A study aimed at a more healthy world

By

Nicole Greason

How do you go about formulating a public health information campaign that addresses the global problem of misuse of antibiotics?

You design an international research project and travel the world to ask people about their ideas pertaining to antibiotics.

That’s exactly what Carlyn Harris, a Barrett, The Honors College senior majoring in microbiology and global health did. She turned her research into her honors thesis and will present her findings at the Celebrating Honors Symposium of Theses and Creative Projects beginning at 4 p.m. on Wednesday, April 12, at the Barrett Tempe complex.

Harris will be among more than 170 honors students who are presenting their theses or creative projects at the symposium, a Barrett Honors College signature event for more than 15 years. The honors college requires that students complete a thesis or creative project in order to graduate ASU with honors.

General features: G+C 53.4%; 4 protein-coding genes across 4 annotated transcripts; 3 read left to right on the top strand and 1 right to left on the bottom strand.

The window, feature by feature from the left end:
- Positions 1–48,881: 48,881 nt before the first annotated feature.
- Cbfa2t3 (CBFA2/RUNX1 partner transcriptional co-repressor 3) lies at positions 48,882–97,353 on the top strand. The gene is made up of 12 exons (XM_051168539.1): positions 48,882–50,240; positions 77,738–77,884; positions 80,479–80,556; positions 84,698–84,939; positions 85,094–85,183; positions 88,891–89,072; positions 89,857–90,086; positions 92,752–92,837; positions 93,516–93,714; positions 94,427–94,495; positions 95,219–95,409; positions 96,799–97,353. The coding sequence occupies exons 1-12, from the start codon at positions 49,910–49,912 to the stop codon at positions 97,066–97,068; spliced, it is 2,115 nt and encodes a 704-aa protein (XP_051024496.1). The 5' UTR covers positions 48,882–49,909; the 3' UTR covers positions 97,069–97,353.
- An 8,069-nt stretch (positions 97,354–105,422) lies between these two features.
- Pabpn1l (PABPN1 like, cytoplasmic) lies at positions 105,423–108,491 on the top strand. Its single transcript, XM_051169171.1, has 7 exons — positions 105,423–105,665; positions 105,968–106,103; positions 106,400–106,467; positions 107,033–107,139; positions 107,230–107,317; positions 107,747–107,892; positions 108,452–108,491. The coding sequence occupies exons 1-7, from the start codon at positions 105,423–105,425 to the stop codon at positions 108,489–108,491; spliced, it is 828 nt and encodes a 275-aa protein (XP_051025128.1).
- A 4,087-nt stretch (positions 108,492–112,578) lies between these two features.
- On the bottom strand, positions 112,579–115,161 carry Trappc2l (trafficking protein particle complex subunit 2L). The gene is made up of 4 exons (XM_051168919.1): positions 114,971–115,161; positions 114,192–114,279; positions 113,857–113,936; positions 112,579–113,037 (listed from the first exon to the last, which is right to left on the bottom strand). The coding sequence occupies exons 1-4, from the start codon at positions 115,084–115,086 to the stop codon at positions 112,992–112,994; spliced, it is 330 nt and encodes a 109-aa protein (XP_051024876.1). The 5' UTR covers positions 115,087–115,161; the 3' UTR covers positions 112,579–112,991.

In 2015, Harris won the Circumnavigators Club Grant worth about $9,000 and traveled that summer to Guatemala, Spain, the Netherlands, India, South Africa and New Zealand to research societal and cultural influences on antibiotic consumption and resistance. She conducted 75-question, agree/disagree surveys with laypersons about antibiotic use. In addition to questions about the use of antibiotics, interaction with doctors and pharmacists, and general public health knowledge, respondents were asked about the frequency of their “risky” antibiotic behaviors, such as whether they had saved antibiotics for later use, or if they had borrowed antibiotics from friends or family. Her aim was to assess sociocultural ties to public health knowledge of antibiotic resistance and consumption and use that information to develop new educational initiatives and awareness campaigns.